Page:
Over the month the value of the portfolio fell by 22.1% against a benchmark decline of 23.9%. After falls of around 10% in February this represents the largest drawdown in the value for the fund since 2008. The only risers in the fund were LoopUp, the virtual meetings business, Yourgene, a diagnostics business, and Begbies Traynor, which provides insolvency services. The biggest fallers were amongst financial stocks, natural resources and construction, and many of these stocks now have the greatest potential to bounce back. We exited Hollywood Bowl and 4Imprint fairly early in March, and reduced some other positions exposed to a consumer shut down. We carried a higher than normal level of cash throughout March as a precaution. Then towards the end of March we began adding to positions we felt were oversold, the best example of which is Intermediate Capital Group, whose earnings will be relatively little affected by the crisis, but whose shares had sold off by over 75% from the highs at one point. They have rallied strongly in April. Whilst there are still many significant risks arising from COVID-19 and the economic aftermath, we believe the portfolio holdings are resilient enough to be part of the recovery.
The Amati AIM VCT fell by 13.1%, a significantly smaller fall than that of the Numis Alternative Markets Index which declined by 20.9% in the month. The outperformance was due in part to the portfolio’s overweight exposure to healthcare companies, including two investee companies which specialise in disinfection products (Tristel and Byotrol), two video games companies (Frontier Developments and Keywords) and more generally to companies operating in the knowledge economy which can continue to operate during the lockdown. Very few investee companies have had to cease activities, with many providing protected key functions, some specifically related to tackling COVID-19. For example, Fusion Antibodies, which has world leading expertise in developing humanised antibodies rapidly, is working on a number of important projects in conjunction with partners to find both a vaccine and a cure for COVID-19.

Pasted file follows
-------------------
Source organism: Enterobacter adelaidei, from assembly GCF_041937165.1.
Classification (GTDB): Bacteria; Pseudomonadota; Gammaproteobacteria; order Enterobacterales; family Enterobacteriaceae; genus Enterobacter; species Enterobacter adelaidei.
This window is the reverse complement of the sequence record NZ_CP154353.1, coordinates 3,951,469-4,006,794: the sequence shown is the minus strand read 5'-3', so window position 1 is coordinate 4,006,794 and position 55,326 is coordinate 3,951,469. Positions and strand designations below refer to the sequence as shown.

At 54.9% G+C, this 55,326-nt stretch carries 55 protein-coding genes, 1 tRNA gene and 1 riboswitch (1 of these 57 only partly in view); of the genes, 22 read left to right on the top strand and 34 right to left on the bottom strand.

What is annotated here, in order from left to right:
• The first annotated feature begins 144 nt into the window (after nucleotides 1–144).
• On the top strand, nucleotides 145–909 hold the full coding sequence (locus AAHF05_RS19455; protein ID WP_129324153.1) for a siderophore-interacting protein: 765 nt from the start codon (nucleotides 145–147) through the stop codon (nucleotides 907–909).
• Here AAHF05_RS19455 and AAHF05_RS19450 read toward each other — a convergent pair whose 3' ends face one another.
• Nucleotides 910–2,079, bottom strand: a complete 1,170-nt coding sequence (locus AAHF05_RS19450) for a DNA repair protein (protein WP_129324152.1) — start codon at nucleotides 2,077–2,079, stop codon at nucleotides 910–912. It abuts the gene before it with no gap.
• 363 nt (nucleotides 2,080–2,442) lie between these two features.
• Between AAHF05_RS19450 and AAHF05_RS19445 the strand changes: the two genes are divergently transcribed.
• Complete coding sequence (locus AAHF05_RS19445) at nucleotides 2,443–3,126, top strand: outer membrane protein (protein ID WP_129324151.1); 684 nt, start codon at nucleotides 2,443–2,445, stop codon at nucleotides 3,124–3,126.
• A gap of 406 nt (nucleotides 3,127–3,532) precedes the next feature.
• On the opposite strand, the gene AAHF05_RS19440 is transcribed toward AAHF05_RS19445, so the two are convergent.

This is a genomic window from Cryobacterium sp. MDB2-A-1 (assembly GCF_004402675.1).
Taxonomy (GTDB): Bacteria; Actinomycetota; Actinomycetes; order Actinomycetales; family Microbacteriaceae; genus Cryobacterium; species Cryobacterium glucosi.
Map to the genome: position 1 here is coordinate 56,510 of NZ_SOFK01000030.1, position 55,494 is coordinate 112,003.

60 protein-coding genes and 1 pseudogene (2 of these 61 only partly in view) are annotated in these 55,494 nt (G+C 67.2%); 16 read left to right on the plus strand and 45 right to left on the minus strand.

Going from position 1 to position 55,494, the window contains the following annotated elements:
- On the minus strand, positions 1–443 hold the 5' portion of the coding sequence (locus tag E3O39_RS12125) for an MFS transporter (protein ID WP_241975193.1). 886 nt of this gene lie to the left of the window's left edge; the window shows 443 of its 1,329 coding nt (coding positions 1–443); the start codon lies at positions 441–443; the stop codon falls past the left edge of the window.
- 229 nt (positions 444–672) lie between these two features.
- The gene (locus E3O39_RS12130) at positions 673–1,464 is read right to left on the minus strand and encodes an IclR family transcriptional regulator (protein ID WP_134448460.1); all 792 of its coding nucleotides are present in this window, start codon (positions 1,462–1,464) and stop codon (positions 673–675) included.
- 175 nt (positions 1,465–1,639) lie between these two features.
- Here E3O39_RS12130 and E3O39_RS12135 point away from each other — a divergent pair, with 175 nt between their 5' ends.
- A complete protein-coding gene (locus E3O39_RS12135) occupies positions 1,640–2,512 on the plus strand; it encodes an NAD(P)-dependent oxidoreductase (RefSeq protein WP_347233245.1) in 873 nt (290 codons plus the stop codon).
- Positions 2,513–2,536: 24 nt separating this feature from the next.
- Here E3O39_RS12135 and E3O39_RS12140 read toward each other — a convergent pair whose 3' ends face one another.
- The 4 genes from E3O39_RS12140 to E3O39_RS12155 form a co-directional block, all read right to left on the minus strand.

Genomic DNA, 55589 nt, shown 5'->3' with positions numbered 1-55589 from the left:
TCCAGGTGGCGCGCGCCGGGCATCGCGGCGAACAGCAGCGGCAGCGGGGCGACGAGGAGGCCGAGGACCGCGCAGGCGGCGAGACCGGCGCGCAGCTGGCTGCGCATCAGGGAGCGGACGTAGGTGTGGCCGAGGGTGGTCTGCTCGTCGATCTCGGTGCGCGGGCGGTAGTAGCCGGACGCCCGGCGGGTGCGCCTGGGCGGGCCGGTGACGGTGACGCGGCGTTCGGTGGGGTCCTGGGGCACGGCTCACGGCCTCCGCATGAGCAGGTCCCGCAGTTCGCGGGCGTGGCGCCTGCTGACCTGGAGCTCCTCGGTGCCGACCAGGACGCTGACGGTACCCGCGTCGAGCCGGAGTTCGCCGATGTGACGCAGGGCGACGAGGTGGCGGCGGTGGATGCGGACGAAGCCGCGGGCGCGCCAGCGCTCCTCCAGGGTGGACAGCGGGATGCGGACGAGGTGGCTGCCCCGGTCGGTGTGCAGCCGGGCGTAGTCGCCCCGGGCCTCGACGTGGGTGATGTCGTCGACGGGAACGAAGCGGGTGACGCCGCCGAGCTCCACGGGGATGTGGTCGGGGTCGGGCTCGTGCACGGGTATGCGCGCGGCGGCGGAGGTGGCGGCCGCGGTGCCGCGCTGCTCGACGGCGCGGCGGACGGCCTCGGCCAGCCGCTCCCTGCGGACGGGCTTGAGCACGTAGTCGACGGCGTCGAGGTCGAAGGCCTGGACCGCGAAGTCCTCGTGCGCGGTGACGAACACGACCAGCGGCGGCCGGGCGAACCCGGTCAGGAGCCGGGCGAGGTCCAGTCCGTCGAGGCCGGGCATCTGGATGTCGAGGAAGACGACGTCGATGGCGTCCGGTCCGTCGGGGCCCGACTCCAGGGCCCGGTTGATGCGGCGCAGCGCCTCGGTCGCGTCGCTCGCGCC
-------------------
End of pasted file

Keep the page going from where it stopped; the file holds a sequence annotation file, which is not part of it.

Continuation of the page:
We made four qualifying investments during the month. They were additional to existing holdings, each of which we had been hoping to be able to allocate more capital to, and each of which was able to raise more money that they originally sought, leaving them well funded for the future: Diurnal, a drug development company with two products aimed at treating adrenal insufficiency; Ilika, a leading developer of solid state batteries; and Polarean Imaging, which is commercialising a transformational new lung imaging technology. We also made one investment in a new company, Synairgen, in order to help fund a rapid clinical trial for its lead product (an inhaled form of Interferon Beta) to be used to mitigate the effects of COVID-19. Interferon Beta is used by the body to control immune responses, and it is believed it is lacking in patients more vulnerable to COVID-19. This inhaled form of the drug will deliver it exactly where it is needed, so it seemed compelling to help ensure that this trial could go ahead as quickly as possible.